User experience design and user interface design are two distinct disciplines, even though interchanged at times, eventually resulting in hiring the wrong designer for a project. This makes understanding the key differences between user interface vs user experience design during the employment process even more crucial.
There are many ways to tell them apart by their roles and responsibilities. In general, user interface refers to the visual elements of a product you interact with, like the colors, buttons, icons, screens, and pages, while user experience refers to how you feel while using that product.
In this article, we’ll be discussing user interface vs user experience; their meaning, difference, and the roles of user interface designers and user experience designers. By the end of this article, you’ll know the key aspects that distinguish them from one another, and how they function together.
Let’s dive in.
What Is User Interface?
User interface refers to the elements and layouts we engage with on websites, apps, and other product types daily. These include buttons, widgets, texts, icons, images, slides, and other visual design elements we encounter when using a product.
In simpler terms, the user interface deals with every element you can engage with while using a digital product.
What Is User Experience?
User experience refers to our journey while using a product. How we feel while interacting with the elements, how easy it was to use and understand, or how difficult it was. This journey starts from where we learn about a digital product, all the way to when we acquire and make use of it. Simply, all the touchpoints people have with your product.
In simple terms, the overall user experience is based on the complexity of a product or service, what was the customer experience like upon getting there, and whether it serves the purpose. This process is also known as user flow, which refers to our journey through a product.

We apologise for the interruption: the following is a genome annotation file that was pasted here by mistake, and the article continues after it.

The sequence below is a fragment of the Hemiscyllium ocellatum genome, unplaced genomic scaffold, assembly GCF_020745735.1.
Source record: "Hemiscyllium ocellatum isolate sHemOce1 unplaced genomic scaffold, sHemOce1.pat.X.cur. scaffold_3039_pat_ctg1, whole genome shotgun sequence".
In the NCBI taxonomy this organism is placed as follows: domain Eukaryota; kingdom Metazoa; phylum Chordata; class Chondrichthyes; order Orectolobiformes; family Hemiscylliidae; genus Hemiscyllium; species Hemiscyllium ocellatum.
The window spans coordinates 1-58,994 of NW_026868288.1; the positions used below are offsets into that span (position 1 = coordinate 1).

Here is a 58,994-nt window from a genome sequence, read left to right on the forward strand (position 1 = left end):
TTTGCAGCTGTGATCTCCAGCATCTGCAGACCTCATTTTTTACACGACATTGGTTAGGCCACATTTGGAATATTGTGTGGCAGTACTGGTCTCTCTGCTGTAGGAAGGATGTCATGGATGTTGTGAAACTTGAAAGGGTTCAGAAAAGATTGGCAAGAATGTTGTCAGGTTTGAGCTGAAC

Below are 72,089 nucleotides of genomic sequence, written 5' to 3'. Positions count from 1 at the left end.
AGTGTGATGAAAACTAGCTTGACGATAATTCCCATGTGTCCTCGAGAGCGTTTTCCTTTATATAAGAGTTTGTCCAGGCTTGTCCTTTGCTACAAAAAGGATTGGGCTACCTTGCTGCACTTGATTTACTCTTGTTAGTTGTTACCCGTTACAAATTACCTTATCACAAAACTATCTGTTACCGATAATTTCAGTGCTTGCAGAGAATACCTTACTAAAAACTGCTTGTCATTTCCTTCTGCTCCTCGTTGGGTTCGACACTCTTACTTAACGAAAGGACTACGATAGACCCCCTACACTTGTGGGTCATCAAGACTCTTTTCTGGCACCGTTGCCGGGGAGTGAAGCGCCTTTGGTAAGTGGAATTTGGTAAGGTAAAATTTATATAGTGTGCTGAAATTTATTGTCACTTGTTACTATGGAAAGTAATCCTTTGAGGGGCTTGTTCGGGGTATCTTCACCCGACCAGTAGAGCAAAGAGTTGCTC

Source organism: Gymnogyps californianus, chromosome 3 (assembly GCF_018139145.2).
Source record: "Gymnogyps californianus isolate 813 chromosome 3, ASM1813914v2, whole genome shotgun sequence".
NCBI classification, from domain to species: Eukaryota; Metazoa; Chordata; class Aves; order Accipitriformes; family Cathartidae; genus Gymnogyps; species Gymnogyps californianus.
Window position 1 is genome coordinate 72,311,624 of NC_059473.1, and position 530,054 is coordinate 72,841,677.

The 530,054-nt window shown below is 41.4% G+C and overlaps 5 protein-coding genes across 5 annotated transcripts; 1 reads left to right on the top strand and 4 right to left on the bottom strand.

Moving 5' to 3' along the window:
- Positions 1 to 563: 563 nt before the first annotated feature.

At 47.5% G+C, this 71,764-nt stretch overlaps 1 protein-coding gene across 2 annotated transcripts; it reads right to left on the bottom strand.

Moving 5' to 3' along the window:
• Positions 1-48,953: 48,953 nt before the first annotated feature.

1. What Is The Difference Between User Interface And User Experience?
Since UI/UX design works together, their functions can easily be confused. Let us take a deeper look into some of the key features of user interface and user experience that differentiate them from each other.
1.1 Key Features Of User Experience
- UX is concerned with how we feel about a product after using it.
- UX is concerned with a user’s experience in the journey when using a product.
- User experience is about our interaction with a brand, its services, and its product.
- UX is not limited to only digital products and their functions, they also involve offline aspects like marketing the product.
- A user experience designer is more concerned about the problems we face while using a product. Problems like how easy it is to navigate to a page, how fast the pages load, or how convenient the icons are to interact with, are all user experience based.
1.2 Key Features Of User Interface
- It is specific to the platforms we use to interact with products.